Nicaragua was the first one we encountered as we walked from our apartment. It had no line... so in we went. We were given a bag full of tourist information and a small carved bird. There were tables with examples of the country's produce and industrial output. We were greeted by various members of the diplomatic staff. There were tables set (or the back yards filled) with typical examples of the country's food and beverages. 
Karen was captured by the beat of Trinidad and Tobago's steel drums... 
as provided by a local community group. 
The accidental (?) juxtaposition of Peru next to T&T meant that a strolling Andean band lured Dick to next door.  
Where he met a few of the four-legged examples of indigenous populations. 
Across the street, Australia's embassy had a line stretching around the block. They had an example of "we're with you in Afghanistan" hardware stationed out front, and a digger-hatted staff member working the line with a plate full of "cheerios"... small sausages on toothpicks.  
Trinidad & Tobago had the shortest line, so in we went. Karen liked the flamboyant Festival costumes on display. 
Since this was "Embassy Row", we walked by a number of Embassies that were not participating in the Open House Tour, Kenya's was one such. (Harambee means "all pull together") 
We followed the crowds up Massachusetts Ave, bypassing this line queuing for the Turkish Embassy.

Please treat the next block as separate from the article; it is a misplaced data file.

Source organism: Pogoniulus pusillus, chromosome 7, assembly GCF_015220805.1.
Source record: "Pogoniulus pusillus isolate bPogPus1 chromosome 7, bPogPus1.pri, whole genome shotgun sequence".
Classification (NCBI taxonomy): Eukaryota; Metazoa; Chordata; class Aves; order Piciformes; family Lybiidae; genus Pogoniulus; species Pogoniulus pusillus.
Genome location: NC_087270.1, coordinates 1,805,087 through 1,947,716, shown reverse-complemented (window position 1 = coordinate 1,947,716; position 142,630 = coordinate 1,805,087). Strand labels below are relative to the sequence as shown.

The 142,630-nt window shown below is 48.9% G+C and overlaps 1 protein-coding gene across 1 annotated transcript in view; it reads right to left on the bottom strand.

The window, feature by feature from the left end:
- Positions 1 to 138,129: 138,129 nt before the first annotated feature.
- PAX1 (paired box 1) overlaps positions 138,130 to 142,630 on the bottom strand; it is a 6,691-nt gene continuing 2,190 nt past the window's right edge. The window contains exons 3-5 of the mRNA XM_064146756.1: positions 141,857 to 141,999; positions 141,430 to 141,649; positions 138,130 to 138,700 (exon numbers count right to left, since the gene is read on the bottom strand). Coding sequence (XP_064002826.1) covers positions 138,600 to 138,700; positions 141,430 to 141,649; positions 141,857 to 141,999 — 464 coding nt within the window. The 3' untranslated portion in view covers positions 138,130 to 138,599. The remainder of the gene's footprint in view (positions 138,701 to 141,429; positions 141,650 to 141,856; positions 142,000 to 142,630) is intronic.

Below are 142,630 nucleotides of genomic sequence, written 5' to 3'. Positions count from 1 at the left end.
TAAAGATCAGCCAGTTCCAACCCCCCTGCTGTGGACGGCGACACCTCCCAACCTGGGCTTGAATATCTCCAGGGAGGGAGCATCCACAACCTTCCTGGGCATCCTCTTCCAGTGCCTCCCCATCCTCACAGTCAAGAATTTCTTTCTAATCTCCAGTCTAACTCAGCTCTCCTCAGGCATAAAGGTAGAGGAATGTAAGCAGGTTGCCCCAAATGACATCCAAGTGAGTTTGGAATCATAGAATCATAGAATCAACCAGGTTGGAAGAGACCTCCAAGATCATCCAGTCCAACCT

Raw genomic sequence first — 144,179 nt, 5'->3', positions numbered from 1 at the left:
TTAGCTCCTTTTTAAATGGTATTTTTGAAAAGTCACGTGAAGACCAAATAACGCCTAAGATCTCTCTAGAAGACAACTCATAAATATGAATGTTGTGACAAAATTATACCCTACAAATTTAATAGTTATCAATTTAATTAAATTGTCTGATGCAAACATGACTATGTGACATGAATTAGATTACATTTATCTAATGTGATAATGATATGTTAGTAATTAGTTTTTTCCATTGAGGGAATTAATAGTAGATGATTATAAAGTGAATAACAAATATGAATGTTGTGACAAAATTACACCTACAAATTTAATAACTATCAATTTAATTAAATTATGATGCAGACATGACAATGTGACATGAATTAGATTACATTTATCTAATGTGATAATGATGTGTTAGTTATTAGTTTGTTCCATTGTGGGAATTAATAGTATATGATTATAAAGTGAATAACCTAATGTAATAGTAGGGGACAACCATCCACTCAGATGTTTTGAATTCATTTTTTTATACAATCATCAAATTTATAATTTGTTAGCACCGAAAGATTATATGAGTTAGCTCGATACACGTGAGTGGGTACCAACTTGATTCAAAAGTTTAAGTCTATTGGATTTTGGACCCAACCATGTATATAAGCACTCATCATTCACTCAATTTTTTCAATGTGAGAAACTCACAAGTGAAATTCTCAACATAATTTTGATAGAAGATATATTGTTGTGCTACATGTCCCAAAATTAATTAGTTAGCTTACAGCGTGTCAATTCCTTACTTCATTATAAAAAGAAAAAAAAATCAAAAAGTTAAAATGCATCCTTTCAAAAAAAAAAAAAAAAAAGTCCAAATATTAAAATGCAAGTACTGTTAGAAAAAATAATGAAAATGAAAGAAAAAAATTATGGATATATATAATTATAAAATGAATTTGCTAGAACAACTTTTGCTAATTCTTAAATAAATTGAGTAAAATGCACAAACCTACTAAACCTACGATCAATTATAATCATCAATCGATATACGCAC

We wandered through back streets to cut from Mass Ave towards Wyoming, where we fell into the Embassy of Afghanistan (misplaced on the map). 
..and across the street was Sri Lanka... 
In the Haitian Embassy, Karen encountered a bouquet of proteas .. which both thrilled her and puzzled Dick. To see Proteas bloom in their native South Africa is a driving goal of here, and Dick was wondering why they were on display "in Haiti".  
Speaking of South Africa, they were on the Tour, too. But not at their Embassy ("remodelling"), but in the borrowed space of the lobby of the Intelsat communication satellite organization's office building. The floor had tables featuring tourist inducements, exhausted spreads of local foods (pictured), videos of things commercial, scientific and cultural, all under the bizzare canopy of full-sized models of Intelsat's communication satellites.  
We passed by the colorful artwork decorating the grounds of the Ethiopian Embassy 
..and dropped into Ghana's, where a drummer had some children's rapt attention. 
The U.A.R. was not on the tour, but we passed it on the way to ... 
Egypt... with their historically-inspired lobby... 
... leading to their recreation of an Arab street market. 
Just up the street from Egypt was Malaysia... ranging from this subdued display of older heritage ... this over-the-top "have your photo taken in a throne" reception hall.